The activation electrode on the switch cavity wall is made accessible for electrical contact via a conductor 25 formed in a passage drilled through the substrate wall. Corresponding conductors 15 and 26 are formed for the contact electrode 9 arranged in the wall and for the diaphragm 6, which serves as a common contact and activation electrode. This results in a large contact area.
The control principle is shown in FIGS. 5 and 6, from which it will be seen that the current pump comprises a diode 21 and a capacitor 22 which together supply the necessary activation voltage. It will be seen that, here, there is just one activation electrode 7 which cooperates with the diaphragm 6.
FIG. 7 shows a switch of the invention. D represents the diaphragm diameter, t the diaphragm thickness, and d is the distance between diaphragm and contact electrode. The electrostatically activated diaphragm is deflected by application of an electrical voltage, where the necessary voltage φ to ensure a deflection d for the switch shown in FIG. 7 is given by: ##EQU1## σ.sub.o is the net stress along the rim of the diaphragm, where the sum of the modulus of elasticity E and the term in the above formula in which σ.sub.o is included, may be considered as the effective modulus of elasticity. ν is Poisson's ratio for the diaphragm material.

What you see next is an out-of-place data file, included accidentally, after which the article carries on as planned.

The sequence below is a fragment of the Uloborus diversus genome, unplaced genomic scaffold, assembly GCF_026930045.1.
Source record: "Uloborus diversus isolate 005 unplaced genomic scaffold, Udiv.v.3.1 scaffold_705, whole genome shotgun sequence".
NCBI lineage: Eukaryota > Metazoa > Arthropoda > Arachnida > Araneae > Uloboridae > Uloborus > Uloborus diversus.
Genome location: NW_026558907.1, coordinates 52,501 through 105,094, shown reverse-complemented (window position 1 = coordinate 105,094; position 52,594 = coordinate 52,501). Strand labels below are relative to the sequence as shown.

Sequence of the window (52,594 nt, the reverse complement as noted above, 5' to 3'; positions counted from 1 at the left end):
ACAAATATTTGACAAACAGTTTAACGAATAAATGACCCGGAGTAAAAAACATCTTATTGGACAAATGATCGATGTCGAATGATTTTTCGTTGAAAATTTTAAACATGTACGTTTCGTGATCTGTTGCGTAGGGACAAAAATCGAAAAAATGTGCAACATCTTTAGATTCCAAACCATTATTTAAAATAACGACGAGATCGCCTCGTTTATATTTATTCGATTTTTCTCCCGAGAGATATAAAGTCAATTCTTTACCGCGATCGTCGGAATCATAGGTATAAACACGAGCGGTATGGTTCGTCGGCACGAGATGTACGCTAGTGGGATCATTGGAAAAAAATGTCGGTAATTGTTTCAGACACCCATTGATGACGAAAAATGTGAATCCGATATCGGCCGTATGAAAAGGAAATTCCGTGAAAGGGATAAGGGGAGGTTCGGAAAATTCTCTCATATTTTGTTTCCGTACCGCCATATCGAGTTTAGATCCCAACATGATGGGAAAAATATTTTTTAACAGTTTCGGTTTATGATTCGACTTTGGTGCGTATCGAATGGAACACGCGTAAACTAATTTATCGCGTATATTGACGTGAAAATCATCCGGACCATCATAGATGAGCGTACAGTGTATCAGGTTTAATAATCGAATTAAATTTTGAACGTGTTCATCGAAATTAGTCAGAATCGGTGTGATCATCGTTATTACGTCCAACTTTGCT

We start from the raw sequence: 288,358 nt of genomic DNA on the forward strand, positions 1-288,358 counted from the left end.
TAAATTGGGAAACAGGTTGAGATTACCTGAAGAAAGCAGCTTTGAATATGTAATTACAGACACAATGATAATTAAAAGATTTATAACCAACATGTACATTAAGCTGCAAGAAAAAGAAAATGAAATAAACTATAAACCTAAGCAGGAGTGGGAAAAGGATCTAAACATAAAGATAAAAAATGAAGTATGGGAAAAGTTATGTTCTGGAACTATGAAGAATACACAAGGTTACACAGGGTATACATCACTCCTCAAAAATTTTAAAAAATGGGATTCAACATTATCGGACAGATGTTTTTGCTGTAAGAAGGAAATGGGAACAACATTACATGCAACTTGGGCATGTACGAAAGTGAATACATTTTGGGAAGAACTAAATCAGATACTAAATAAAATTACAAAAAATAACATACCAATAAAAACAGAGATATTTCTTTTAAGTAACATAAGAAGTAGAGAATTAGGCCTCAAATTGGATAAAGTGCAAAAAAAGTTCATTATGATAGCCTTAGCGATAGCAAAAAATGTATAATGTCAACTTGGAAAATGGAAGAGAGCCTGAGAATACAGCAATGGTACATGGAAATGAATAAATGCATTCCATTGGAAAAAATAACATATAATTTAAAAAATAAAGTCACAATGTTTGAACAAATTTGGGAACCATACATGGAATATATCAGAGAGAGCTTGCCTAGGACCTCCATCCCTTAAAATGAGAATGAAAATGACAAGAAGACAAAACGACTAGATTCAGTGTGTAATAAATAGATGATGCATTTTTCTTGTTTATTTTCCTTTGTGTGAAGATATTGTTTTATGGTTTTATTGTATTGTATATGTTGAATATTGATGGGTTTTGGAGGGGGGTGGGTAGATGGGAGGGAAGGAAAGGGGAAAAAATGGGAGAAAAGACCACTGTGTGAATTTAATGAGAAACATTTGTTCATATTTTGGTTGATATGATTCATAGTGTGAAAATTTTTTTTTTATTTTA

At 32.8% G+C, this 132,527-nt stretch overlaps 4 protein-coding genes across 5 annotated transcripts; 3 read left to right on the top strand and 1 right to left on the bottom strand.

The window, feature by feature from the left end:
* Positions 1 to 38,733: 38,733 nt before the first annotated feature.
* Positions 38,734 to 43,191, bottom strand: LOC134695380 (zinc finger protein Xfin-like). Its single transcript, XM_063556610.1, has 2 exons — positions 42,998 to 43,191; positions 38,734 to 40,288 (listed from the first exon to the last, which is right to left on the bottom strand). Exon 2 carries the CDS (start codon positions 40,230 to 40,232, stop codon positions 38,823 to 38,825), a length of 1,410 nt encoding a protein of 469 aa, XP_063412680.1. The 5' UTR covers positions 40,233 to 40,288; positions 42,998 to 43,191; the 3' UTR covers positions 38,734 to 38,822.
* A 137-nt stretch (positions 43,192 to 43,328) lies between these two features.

In a preferred embodiment, the diaphragm has a diameter D of 10 mm, and the diaphragm is made as an aluminium sheet (ν(Al)=0.345, ρ(Al)≡2.7 g/cm.sup.3 and E(Al)=70 GN/m.sup.2 at 0.2% plastic deformation). Each of the two silicon substrates constitutes a half-shell. The diaphragm has a thickness of 10 μm, and the distance between the diaphragm and the contact point is likewise 10 μm. If the diaphragm is secured without tension, the stress along the rim may be neglected, so that the activation voltage φ will be about 12 V. The above-mentioned activation voltage of 300 V is thus great enough to deflect the diaphragm.
If the diameter of the contact electrode is 1 mm, the activator distance is 4 mm, the activation voltage is 300 V, and the net load is e.g. 10 A, the power loss in the shown example may be determined to be below 0.1 W. The activation mechanism is thus capable of providing the low contact resistance which is required for contact breakers in the mains supply.
FIG. 8 shows contact arrangements 27 and 31 according to the invention. These contact arrangements 27 and 31 connect respective loads Z with a mains supply 20. It is shown in principle in the figure how a controllable contact breaker or switch is arranged in a contact arrangement in the form of a plug or a mains outlet, and a skilled person will therefore easily be able to implement the invention in already existing contact arrangements.
The contact arrangement 27 has two serially connected on/off contact breakers 28 and 29, said contact breaker 28 being manually operated by the user, said contact breaker 29 being controlled by a central control unit. The contact breaker 29 overrules the contact breaker 28, as the contact breaker 28 can only switch on and off when the contact breaker 29 is closed. It is possible centrally to interrupt the connection to the load through the contact arrangement 27.
Correspondingly, it is possible centrally to assure the connection to the load via a controlled switch 33, which is connected in parallel to a manually operated contact breaker 32 in contact arrangements 31.